The apocalypse is part of our ideological baggage. It is aphrodisiac, nightmare, a commodity like any other. You can call it a metaphor for the collapse of capitalism, which as we all know has been imminent for more than a century. We come up against it in the most varied shapes and guises: as warning finger and scientific forecast, collective fiction and sectarian rallying cry, as product of the leisure industry, as superstition, as vulgar mythology, as a riddle, a kick, a joke, a projection. It is ever present, but never ‘actual’: a second reality, an image that we construct for ourselves, an incessant production of our fantasy, the catastrophe in the mind.
All this it is and more, as one of the oldest ideas of the human species. Thick volumes could have been written on its origins, and of course such volumes have actually been written. We know likewise all manner of things about its chequered history, about its periodic ebb and flow, and the way these fluctuations connect with the material process of history. The idea of the apocalypse has accompanied utopian thought since its first beginnings, pursuing it like a shadow, like a reverse side that cannot be left behind: without catastrophe, no millennium, without apocalypse, no paradise. The idea of the end of the world is simply a negative utopia.
But even the end of the world is no longer what it used to be. The film playing in our heads, and still more uninhibitedly in our unconscious, is distinct in many respects from the dreams of old. In its traditional coinings, the apocalypse was a venerable, indeed a sacred idea. But the catastrophe which we are so concerned with (or rather haunted by) is an entirely secularized phenomenon. We read its signs on the walls of buildings, where they appear overnight, clumsily sprayed; we read them on the print-outs spewed forth by the computer. Our seven-headed monster answers to many names: police state, paranoia, bureaucracy, terror, economic crisis, arms race, destruction of the environment. Its four riders look like the heroes of Westerns and sell cigarettes, while the trumpets that proclaim the end of the world serve as theme music for a commercial break. Once people saw in the apocalypse the unknowable avenging hand of God. Today it appears as the methodically calculated
The apocalypse was also once a singular event, to be expected unannounced as a bolt from the blue: an unthinkable moment that only seers and prophets could anticipate—and, of course, no one wanted to listen to their warnings and predictions. Our end of the world, on the other hand, is sung from the rooftops even by the sparrows; the element of surprise is missing; it seems only to be a question of time. The doom we picture for ourselves is insidious and torturingly slow in its approach, the apocalypse in slow motion. It is reminiscent of that hoary avant-garde classic of the silent cinema, in which we see a gigantic factory chimney crack up and collapse noiselessly on the screen, for a full twenty minutes, while the spectators, in a kind of indolent comfort, lean back in their threadbare velvet seats and nibble their popcorn and peanuts. After the performance, the futurologist mounts the stage. He looks like a poor imitation of Dr Strangelove, the mad scientist, only he is repulsively fat. Quite calmly he informs us that the atmospheric ozone belt will have disappeared in twenty years’ time, so that we shall surely be toasted by cosmic radiation if we are lucky enough to survive until then, unknown substances in our milk are driving us to psychosis; and with the rate at which world population is growing, there will soon be standing room only on our planet. All this with Havana cigar in hand, in a well-composed speech of impeccable logic. The audience suppresses a yawn, even though, according to the professor, the disaster looms imminently ahead. But it’s not going to come this afternoon. This afternoon, everything will go on just as before, perhaps a little bit worse than last week, but not so that anyone would notice. If one or other of us should be a little depressed this afternoon, which cannot of course be ruled out, then the thought might strike him, irrespective of whether he works in the Pentagon or the underground, irons shirts or welds sheet metal, that it would really be simpler if we were rid of the problem once and for all; if the catastrophe really did come. However, this is out of the question. Finality, which was formerly one of the major attributes of the apocalypse, and one of the reasons for its power of attraction, is no longer vouchsafed us.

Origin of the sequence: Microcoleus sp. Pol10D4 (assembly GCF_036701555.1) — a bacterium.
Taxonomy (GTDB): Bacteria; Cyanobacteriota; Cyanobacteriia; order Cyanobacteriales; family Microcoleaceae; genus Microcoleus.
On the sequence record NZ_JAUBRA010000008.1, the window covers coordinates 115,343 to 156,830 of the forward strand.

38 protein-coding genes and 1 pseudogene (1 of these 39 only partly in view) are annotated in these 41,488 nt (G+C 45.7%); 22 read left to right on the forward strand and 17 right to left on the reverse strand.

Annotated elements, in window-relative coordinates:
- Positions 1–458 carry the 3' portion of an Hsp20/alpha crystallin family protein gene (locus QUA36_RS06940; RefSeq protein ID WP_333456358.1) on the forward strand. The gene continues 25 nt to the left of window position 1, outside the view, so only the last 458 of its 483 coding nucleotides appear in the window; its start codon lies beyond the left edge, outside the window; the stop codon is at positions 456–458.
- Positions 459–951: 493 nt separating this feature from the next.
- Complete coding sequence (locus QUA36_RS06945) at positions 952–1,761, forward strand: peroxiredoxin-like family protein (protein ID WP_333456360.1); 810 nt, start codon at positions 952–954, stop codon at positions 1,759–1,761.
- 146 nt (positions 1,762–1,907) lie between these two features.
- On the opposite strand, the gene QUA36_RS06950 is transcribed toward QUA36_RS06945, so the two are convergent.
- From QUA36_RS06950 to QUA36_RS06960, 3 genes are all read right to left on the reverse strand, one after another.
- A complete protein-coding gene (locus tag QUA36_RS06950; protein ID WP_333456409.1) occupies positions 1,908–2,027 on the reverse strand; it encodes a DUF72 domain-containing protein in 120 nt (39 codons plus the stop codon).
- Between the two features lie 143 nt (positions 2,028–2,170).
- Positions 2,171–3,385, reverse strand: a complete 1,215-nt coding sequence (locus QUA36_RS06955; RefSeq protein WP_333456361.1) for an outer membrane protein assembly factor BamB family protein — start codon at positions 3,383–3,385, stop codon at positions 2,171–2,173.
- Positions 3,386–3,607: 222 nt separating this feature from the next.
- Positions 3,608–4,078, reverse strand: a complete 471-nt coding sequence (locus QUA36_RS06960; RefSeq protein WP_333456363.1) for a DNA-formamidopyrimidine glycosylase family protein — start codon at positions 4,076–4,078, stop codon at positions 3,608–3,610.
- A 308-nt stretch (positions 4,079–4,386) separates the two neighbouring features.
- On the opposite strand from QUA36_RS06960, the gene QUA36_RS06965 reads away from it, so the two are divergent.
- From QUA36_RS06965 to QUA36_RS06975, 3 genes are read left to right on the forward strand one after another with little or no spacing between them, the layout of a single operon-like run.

We have also lost another traditional aspect of the end of the world. Previously, it was generally agreed that the event would affect everyone simultaneously and without exception: the never satisfied demand for equality and justice found in this conception its last refuge. But as we see it today, doom is no longer a leveller, quite the opposite. It differs from country to country, from class to class, from place to place. While it is already overtaking some, others can watch it on television. Bunkers are built, ghettos walled in, fortresses erected, bodyguards hired, on a large scale as well as a small. Corresponding to the country house with burglar alarms and electric fences, we have whole countries, on the international scale, who fence themselves in while others go to ruin. The nightmare of the end of the world does not end this temporal disparity, it
Berlin, Spring 1978